As investors, we are bombarded with information. Whether it be macro news, political turmoil, or earnings releases (just to name a few), its oftentimes hard for investors to filter out the noise from things that actually change the intrinsic value of securities. With so many things happening through the year, the one thing I'll remember about 2012: equity recoveries in bankruptcy.
Do not get me wrong. When I tell friends or family about what stocks I am invested in, most of them think I am speculating on some pump and dump scheme of a failing company. Maybe I monitor Twitter or Yahoo message boards for the next stock that's going to EXPLODE. Look at most of the stock message boards for companies entering the Chapter 11 process and you may go blind and/or cry.
2012 was different. In 2012, there were huge returns to be made by diligent investors invested in the bankrupcies of certain equities. During 2012, I was invested in (and in many case still invested in via the liquidation trust)
If Europe imploded, or China went into a deep deep recession, maybe my returns would have been lower than what they printed at for the year. But probably not terribly different because at the end of the day, the macro news (noise) had little effect on the intrinsic value of these securities.
I do not remember a year when there was so much money to be made in bankrupt equities and seriously doubt 2013 will come close to the sort of opportunities that were presented. There have definitely been years prior (2009) where buying incredibly stressed, levered equities was the most profitable trade out there (Dollar Thrifty anyone?).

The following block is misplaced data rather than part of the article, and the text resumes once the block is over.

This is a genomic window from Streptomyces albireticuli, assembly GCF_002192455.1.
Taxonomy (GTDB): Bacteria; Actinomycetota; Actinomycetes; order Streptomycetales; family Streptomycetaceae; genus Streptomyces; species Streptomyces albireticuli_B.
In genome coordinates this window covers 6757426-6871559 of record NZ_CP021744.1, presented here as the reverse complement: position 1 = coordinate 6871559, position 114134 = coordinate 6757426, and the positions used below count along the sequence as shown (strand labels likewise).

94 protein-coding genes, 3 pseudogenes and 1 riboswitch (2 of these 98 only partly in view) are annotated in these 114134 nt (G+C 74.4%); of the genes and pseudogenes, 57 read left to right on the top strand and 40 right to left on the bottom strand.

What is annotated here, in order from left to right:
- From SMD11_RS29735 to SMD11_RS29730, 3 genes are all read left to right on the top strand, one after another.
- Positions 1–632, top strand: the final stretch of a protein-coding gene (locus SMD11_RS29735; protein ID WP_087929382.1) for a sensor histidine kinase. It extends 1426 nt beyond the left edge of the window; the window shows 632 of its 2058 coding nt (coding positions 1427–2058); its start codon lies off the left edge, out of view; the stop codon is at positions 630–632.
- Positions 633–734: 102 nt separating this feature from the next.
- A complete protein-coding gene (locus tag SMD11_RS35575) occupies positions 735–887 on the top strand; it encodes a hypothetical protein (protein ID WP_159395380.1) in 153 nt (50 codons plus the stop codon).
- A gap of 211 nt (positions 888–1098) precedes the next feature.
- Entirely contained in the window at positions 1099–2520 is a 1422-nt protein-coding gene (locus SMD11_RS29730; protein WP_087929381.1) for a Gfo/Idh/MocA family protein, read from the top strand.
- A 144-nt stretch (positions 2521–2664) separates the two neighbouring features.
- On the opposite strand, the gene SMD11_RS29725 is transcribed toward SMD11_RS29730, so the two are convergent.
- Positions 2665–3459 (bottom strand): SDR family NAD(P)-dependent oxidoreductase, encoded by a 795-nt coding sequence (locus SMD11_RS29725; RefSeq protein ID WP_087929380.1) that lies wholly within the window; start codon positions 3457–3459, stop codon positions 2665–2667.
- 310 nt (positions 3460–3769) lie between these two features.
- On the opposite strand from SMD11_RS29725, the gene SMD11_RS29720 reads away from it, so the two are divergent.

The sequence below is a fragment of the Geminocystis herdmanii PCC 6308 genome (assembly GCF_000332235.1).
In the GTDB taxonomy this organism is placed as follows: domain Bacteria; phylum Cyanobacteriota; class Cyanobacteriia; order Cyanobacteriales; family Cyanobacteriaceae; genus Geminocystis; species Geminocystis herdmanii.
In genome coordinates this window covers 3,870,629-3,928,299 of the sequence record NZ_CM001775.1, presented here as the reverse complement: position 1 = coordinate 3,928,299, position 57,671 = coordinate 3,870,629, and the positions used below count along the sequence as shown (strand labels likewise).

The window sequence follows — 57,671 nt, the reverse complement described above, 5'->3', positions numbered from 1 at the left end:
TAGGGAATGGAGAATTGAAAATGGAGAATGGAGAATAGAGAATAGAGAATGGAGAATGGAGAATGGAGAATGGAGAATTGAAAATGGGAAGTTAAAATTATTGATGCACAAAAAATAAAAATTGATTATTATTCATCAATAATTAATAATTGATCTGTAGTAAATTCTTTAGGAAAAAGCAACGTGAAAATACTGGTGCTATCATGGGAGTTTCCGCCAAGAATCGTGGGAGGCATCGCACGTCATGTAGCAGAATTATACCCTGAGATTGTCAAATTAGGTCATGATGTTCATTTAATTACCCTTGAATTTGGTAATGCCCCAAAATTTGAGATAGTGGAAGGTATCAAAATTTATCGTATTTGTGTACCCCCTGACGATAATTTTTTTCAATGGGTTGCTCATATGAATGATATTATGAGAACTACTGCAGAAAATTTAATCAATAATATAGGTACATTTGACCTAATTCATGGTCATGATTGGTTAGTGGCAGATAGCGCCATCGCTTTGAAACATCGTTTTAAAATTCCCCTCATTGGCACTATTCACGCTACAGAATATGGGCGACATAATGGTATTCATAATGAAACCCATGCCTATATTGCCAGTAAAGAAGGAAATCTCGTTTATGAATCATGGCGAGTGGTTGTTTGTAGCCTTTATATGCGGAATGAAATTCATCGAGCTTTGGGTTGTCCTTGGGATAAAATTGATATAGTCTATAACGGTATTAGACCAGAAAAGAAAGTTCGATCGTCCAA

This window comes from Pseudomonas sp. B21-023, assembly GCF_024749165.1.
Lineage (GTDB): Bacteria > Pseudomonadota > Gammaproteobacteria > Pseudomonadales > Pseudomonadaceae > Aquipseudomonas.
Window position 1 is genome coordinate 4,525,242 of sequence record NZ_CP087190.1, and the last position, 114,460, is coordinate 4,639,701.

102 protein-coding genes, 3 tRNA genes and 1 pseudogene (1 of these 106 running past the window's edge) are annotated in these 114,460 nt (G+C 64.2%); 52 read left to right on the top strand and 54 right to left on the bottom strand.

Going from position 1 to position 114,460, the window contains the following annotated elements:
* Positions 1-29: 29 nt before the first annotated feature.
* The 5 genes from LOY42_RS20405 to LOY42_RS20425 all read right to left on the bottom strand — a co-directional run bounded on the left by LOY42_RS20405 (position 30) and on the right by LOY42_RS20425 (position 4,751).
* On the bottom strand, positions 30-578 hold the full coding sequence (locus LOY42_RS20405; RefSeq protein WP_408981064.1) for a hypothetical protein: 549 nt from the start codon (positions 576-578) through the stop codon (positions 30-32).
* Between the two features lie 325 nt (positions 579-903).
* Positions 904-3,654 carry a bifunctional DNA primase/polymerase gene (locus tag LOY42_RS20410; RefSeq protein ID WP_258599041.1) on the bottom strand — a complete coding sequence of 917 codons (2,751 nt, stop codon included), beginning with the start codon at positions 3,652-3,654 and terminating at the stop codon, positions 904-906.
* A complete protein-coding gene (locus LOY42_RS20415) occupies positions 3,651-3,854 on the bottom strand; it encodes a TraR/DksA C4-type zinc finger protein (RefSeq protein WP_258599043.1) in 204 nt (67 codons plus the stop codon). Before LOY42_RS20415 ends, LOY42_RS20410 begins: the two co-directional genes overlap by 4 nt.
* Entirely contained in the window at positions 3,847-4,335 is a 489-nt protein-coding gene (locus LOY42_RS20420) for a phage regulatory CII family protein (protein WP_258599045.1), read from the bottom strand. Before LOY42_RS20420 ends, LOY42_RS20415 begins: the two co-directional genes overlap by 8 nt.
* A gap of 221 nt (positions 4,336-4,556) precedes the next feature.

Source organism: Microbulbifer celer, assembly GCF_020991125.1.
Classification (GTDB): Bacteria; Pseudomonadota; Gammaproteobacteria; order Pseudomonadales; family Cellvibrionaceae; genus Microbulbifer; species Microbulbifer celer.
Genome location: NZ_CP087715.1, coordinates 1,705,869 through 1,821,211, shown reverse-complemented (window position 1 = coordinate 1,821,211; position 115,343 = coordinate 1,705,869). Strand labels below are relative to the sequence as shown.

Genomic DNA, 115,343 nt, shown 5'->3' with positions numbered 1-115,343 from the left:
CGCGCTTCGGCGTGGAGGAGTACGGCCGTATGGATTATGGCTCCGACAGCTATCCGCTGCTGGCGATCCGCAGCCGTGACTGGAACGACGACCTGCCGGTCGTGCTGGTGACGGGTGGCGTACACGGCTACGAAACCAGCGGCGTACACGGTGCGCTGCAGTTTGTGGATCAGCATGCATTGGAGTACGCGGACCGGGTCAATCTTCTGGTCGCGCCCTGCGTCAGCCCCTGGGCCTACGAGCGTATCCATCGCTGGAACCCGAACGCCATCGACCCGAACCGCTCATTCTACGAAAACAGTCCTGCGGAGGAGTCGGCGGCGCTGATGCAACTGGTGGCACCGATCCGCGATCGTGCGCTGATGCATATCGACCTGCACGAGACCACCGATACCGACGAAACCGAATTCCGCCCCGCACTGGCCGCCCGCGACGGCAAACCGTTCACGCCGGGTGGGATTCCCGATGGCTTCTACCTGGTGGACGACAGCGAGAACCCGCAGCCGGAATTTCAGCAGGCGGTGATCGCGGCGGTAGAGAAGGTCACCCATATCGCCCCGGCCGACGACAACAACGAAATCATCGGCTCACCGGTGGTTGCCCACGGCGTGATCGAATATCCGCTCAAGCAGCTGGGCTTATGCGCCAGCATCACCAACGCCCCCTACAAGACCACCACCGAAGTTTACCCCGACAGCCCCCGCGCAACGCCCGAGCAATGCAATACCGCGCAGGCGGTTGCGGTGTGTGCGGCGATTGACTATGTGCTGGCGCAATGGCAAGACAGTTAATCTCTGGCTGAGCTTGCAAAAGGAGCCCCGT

Comically, there are a number of trades I still missed despite being deeply knowledgeable about the players, docket, and companies that had filed. In fact, one of the most profitable trade I've seen in my life is right in front of me but I haven't been able to buy the stock for 3 months. Frustrating to say the least.
The distressed cyle in general in 2012 was in line with what people had expected. I am hearing numbers all over the place for fund returns for 2012 with some eye popping numbers barbelled with some generally poor numbers and a number of funds in the mid single digits - low teens. This relative to a low double digit return for high yield is frustrating to funds that hedged rate and only picked up spread tightening which would contribute a far less return. If you were long housing (via homebuilders, subprime mortgages, Ambac etc) you did very well. Some on and off the run situations that I spoke about in the blog were all over the place (Petroplus dropping to 10 then quickly doubling, MF Global grinding to 60+, etc).
2013 inevitably will be a harder year for funds to generate absolute returns but probably an easier year to generate better returns than their benchmarks. If you were long S&P vs short funds in 2012 you are now counting your money. I don't think that will be the case this year for a variety of reasons. I really do think this year will be a stock pickers market where money will be made in catalyst driven opportunities on the long side (when financing is cheap, event driven things pick up...think M&A, spin offs, IPO of business units) and on the short side simply because valuations are stretched for a number of industries especially if you consider a sub optimal growth tragectory for the U.S. and abroad. Commodities are interesting from the short perspective given the supply outlook for a number of materials in the 2014-2015 time frame.
The stars were definitely aligned for distressed equities in 2012. Here's to hoping a few more come down the pipe in 2013.